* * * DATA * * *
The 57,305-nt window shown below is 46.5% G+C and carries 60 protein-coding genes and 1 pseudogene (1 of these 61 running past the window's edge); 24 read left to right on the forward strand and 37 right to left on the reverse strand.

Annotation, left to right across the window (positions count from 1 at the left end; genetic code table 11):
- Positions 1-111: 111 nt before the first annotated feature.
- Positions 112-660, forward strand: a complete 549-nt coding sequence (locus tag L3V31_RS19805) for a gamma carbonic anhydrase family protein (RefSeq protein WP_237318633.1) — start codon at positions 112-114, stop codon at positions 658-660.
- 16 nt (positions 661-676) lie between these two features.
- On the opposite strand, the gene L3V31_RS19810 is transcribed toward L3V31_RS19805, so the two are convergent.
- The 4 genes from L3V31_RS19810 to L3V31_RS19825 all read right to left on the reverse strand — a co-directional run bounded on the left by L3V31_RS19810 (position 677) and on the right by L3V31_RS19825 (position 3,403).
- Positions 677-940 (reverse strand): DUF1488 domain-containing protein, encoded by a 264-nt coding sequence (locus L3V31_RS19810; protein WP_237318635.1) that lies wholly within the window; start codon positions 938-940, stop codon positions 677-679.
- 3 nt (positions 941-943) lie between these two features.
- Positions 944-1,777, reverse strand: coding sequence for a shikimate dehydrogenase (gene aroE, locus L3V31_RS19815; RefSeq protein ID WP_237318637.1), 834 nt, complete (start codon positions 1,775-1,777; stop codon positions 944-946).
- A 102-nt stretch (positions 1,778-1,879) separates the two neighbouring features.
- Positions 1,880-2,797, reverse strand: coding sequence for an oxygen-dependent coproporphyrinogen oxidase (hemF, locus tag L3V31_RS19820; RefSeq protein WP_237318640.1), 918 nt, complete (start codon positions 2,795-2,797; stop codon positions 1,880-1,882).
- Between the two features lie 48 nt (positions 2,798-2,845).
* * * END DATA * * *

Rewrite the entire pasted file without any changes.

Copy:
The 57,305-nt window shown below is 46.5% G+C and carries 60 protein-coding genes and 1 pseudogene (1 of these 61 running past the window's edge); 24 read left to right on the forward strand and 37 right to left on the reverse strand.

Annotation, left to right across the window (positions count from 1 at the left end; genetic code table 11):
- Positions 1-111: 111 nt before the first annotated feature.
- Positions 112-660, forward strand: a complete 549-nt coding sequence (locus tag L3V31_RS19805) for a gamma carbonic anhydrase family protein (RefSeq protein WP_237318633.1) — start codon at positions 112-114, stop codon at positions 658-660.
- 16 nt (positions 661-676) lie between these two features.
- On the opposite strand, the gene L3V31_RS19810 is transcribed toward L3V31_RS19805, so the two are convergent.
- The 4 genes from L3V31_RS19810 to L3V31_RS19825 all read right to left on the reverse strand — a co-directional run bounded on the left by L3V31_RS19810 (position 677) and on the right by L3V31_RS19825 (position 3,403).
- Positions 677-940 (reverse strand): DUF1488 domain-containing protein, encoded by a 264-nt coding sequence (locus L3V31_RS19810; protein WP_237318635.1) that lies wholly within the window; start codon positions 938-940, stop codon positions 677-679.
- 3 nt (positions 941-943) lie between these two features.
- Positions 944-1,777, reverse strand: coding sequence for a shikimate dehydrogenase (gene aroE, locus L3V31_RS19815; RefSeq protein ID WP_237318637.1), 834 nt, complete (start codon positions 1,775-1,777; stop codon positions 944-946).
- A 102-nt stretch (positions 1,778-1,879) separates the two neighbouring features.
- Positions 1,880-2,797, reverse strand: coding sequence for an oxygen-dependent coproporphyrinogen oxidase (hemF, locus tag L3V31_RS19820; RefSeq protein WP_237318640.1), 918 nt, complete (start codon positions 2,795-2,797; stop codon positions 1,880-1,882).
- Between the two features lie 48 nt (positions 2,798-2,845).